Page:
Sweden and Finland are committed to non-military alliance

Swedish fighter Saab JAS 39C Gripen

Sweden also offered Finland the military aircraft for sale, but the neighboring country chose an American model.


(Photo: Reuters)

Stockholm The rattling of swords on the Ukrainian-Russian border as well as the catalog of Moscow’s demands, which are considered “unacceptable” in the Far North, and which clearly rule out ongoing NATO expansion, have led to a renewed discussion about the direction of the security policy of the two northern European states.

Unlike Denmark and Norway, Finland and Sweden have long boasted of freedom of association. For decades, the thought of a potential NATO membership was a taboo. That has changed since Russia’s menacing gestures. However, there is still a long way to go for the two countries to join NATO soon.

Finnish President Sauli Niinisto and Prime Minister Sanna Marin used New Year’s letters to explain the country’s security situation. Niinistö stated clearly that “the possibility of joining a military alliance and becoming a member of NATO is part of Finland’s freedom of action and freedom of choice.” Prime Minister Marin emphasized that her country had learned from the past. “We don’t allow our room to maneuver to be dragged.”

These are new ringtones. For decades, Finnish security policy has been characterized by deference to its large neighbour, with which Finland shares a border of more than 1,300 kilometers. “Finnish” refers to a policy in which Moscow is always consulted on important foreign policy decisions.

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An initially cautious departure from this policy was announced after Finland joined the European Union in 1995. Finland has been officially involved in the NATO security concept “Partnership for Peace” for a number of years and has received only 64 F-35 combat aircraft from the arms company America for ten billion euros just before Christmas. Lockheed Martin ordered. This decision was met with disappointment from neighboring Sweden, and even with some incomprehension.

Finland’s President Sauli Niinisto (left) and Swedish Prime Minister Magdalena Andersson

Finland and Helsinki: the two neighboring countries closely coordinate, including on security issues.


(Photo: dpa)

Because non-alliance Sweden developed its own military aircraft for decades and offered the JAS 39 Gripen to its neighbours. The fact that Finland has now opted for the American solution in Stockholm is seen as a sign of realignment.

Otherwise, the two countries work closely together militarily, conducting joint exercises and coordinating important security policy decisions. The new Swedish Prime Minister, Social Democrat Magdalena Andersson, did not show her disappointment with the Finnish decision against the Swedish multi-purpose aircraft and loaned her Finnish counterpart.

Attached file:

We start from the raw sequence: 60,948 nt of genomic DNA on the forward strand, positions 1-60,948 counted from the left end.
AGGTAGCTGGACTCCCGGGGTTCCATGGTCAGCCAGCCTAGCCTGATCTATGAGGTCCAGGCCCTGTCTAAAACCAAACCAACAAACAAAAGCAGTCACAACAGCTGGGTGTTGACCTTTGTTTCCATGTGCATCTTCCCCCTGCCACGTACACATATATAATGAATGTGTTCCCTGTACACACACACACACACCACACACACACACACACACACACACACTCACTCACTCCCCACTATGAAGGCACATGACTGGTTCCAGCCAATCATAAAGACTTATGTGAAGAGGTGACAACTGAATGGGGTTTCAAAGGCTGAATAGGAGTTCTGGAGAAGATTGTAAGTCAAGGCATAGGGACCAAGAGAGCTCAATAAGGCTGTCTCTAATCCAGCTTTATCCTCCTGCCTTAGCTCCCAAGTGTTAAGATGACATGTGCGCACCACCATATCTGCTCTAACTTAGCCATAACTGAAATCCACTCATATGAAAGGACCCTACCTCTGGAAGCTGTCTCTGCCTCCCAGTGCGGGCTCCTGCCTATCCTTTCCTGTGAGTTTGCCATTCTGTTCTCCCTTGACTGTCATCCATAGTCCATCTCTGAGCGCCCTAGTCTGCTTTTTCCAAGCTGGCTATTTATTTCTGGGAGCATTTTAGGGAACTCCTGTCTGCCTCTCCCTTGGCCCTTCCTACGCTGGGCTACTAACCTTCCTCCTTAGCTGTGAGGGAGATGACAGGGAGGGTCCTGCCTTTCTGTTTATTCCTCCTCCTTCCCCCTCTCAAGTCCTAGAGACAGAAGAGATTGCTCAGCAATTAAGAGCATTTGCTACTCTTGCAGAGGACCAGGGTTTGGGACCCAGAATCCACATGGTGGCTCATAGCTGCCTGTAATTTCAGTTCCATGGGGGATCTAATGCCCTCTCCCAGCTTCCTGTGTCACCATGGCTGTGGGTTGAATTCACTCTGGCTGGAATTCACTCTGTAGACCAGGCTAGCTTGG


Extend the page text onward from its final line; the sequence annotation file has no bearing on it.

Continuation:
“We in Sweden decide with whom to cooperate,” she said. During a parliamentary debate on Wednesday, she showed NATO supporters the red card: “This is not the time to change our security policy,” she stated unequivocally.

The Commander-in-Chief of the Swedish Armed Forces, Mikael Biden, also spoke a few days ago that Moscow’s demands that NATO forces not be stationed in countries that were not yet members of the military alliance in 1997 would destroy the “security foundations of Sweden”. will.” His boss, Defense Minister Peter Holtqvist, agreed with the Russian demands, describing them as “totally unacceptable.”

NATO membership is only an ‘option’

Neither Finland nor Sweden speak publicly about NATO membership. It is nothing more, nothing less, an ‘option’. It looked like this for many years. Both countries want to retain decision-making power over the direction of their security policy and fear that negotiations between the United States and Russia will destroy them.

After the annexation of Crimea by Russia in 2014, opinions about possible NATO membership in both countries have changed somewhat. However, there is no majority in favor of accession, neither in Finland nor in Sweden. According to a survey conducted by the Finnish think tank EVA, 26 percent are in favor of joining NATO, and 40 percent are against it. In Sweden, too, opponents of NATO still make up the majority: 35% reject membership, about 32% support it, and the rest are undecided. As long as the geopolitical situation in Europe does not fundamentally change, both countries will continue to choose freedom of association as a security doctrine.

more: The United States does not see any de-escalation in the Ukraine crisis before the NATO-Russia Council.

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